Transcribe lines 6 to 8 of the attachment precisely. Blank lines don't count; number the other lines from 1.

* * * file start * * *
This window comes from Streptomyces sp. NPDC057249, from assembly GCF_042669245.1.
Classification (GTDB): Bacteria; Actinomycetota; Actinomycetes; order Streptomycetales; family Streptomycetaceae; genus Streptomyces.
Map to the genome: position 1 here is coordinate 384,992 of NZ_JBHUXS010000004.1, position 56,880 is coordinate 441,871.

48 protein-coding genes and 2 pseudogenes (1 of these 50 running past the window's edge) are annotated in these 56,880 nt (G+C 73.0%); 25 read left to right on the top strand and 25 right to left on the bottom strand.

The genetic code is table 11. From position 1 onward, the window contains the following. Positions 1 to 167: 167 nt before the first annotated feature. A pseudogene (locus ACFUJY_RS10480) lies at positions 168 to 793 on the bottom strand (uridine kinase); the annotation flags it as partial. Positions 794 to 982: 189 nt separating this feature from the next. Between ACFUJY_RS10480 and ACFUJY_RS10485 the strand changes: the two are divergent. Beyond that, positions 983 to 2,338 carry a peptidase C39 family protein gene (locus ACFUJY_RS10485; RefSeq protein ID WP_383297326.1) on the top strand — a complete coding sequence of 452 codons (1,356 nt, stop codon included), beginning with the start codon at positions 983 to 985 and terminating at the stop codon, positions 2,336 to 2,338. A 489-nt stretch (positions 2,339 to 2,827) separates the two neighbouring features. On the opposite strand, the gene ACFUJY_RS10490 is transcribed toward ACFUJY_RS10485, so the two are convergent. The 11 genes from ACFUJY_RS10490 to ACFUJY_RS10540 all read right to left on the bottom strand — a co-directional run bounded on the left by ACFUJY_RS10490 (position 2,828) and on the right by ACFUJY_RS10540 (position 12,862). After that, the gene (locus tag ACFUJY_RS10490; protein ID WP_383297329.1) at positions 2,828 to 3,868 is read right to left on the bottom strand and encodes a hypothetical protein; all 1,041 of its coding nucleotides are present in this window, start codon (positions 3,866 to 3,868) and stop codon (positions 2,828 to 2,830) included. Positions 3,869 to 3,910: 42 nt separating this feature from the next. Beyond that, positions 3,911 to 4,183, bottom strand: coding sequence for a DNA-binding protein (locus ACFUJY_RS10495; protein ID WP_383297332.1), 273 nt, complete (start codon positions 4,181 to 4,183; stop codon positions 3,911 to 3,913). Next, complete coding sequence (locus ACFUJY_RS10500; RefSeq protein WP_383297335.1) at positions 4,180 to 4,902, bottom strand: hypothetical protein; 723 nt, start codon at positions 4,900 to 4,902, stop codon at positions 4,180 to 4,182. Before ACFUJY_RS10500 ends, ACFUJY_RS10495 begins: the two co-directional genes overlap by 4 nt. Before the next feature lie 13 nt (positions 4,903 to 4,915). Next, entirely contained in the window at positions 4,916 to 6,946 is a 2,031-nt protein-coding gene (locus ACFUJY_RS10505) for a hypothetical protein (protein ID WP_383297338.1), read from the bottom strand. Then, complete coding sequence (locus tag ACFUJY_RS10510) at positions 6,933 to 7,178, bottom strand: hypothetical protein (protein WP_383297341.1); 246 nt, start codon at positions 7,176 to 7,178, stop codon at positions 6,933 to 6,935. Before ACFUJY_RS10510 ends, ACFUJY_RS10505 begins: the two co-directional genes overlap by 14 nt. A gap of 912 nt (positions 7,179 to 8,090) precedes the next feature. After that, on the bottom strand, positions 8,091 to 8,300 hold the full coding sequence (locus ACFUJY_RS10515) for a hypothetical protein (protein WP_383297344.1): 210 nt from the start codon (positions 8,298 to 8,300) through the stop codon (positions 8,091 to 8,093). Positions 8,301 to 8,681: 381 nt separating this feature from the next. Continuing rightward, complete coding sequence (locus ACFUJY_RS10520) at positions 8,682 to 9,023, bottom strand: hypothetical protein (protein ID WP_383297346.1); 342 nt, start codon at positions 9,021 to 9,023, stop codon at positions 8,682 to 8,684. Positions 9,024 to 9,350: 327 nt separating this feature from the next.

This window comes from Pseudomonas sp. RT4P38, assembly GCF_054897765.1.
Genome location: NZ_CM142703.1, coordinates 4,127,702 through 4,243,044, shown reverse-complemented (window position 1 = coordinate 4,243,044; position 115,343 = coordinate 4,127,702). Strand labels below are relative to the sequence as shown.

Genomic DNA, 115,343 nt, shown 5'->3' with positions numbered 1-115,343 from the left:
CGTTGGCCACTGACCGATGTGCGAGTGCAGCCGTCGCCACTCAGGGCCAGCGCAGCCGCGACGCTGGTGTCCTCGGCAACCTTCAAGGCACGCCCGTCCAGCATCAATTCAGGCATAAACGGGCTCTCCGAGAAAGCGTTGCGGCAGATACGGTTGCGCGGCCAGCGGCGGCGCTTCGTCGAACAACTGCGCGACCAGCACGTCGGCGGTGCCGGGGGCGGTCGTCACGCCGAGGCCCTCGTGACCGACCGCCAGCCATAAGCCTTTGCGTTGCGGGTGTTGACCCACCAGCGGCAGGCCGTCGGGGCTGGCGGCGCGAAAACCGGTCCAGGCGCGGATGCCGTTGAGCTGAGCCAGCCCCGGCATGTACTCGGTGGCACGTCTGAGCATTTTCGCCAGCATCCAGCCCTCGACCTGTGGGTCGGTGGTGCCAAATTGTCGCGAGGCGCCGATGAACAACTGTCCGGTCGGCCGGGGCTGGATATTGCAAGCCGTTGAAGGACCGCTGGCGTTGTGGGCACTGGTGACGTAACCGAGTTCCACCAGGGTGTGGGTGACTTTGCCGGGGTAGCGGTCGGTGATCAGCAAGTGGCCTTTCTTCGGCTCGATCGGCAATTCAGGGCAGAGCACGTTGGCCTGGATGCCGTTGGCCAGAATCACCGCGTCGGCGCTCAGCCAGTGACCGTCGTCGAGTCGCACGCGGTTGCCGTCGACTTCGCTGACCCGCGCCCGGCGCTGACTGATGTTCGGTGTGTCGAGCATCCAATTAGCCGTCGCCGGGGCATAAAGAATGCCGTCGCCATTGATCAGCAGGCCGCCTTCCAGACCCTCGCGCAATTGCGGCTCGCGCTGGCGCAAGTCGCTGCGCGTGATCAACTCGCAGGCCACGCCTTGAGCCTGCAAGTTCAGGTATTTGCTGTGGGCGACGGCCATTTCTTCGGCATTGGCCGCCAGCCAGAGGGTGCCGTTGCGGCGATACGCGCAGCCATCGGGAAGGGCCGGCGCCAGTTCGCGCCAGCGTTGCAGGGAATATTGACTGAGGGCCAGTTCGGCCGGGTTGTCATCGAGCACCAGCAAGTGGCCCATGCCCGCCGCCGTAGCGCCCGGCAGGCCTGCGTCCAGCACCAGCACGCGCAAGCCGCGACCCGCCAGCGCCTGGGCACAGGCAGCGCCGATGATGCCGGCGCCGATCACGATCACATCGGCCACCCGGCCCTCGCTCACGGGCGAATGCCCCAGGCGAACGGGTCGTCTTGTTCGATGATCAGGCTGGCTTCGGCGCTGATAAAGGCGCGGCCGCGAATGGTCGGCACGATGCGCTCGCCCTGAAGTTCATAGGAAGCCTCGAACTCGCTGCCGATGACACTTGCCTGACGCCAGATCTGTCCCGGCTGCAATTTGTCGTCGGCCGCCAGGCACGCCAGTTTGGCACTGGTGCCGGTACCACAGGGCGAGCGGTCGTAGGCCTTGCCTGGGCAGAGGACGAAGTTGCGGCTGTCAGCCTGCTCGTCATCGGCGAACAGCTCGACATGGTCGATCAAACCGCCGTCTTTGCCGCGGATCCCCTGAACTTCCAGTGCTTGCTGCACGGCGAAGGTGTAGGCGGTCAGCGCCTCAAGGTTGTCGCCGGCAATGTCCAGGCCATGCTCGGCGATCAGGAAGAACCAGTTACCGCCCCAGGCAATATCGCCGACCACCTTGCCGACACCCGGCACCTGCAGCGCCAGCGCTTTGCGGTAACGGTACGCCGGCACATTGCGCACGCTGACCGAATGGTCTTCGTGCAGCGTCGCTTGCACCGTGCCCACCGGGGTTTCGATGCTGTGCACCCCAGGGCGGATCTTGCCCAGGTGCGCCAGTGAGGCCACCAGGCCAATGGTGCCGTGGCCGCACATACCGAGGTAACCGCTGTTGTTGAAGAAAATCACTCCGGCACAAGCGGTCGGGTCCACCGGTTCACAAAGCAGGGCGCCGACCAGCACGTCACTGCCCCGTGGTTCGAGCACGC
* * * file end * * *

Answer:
This window comes from Pseudomonas sp. RT4P38, assembly GCF_054897765.1.
Genome location: NZ_CM142703.1, coordinates 4,127,702 through 4,243,044, shown reverse-complemented (window position 1 = coordinate 4,243,044; position 115,343 = coordinate 4,127,702). Strand labels below are relative to the sequence as shown.

Genomic DNA, 115,343 nt, shown 5'->3' with positions numbered 1-115,343 from the left: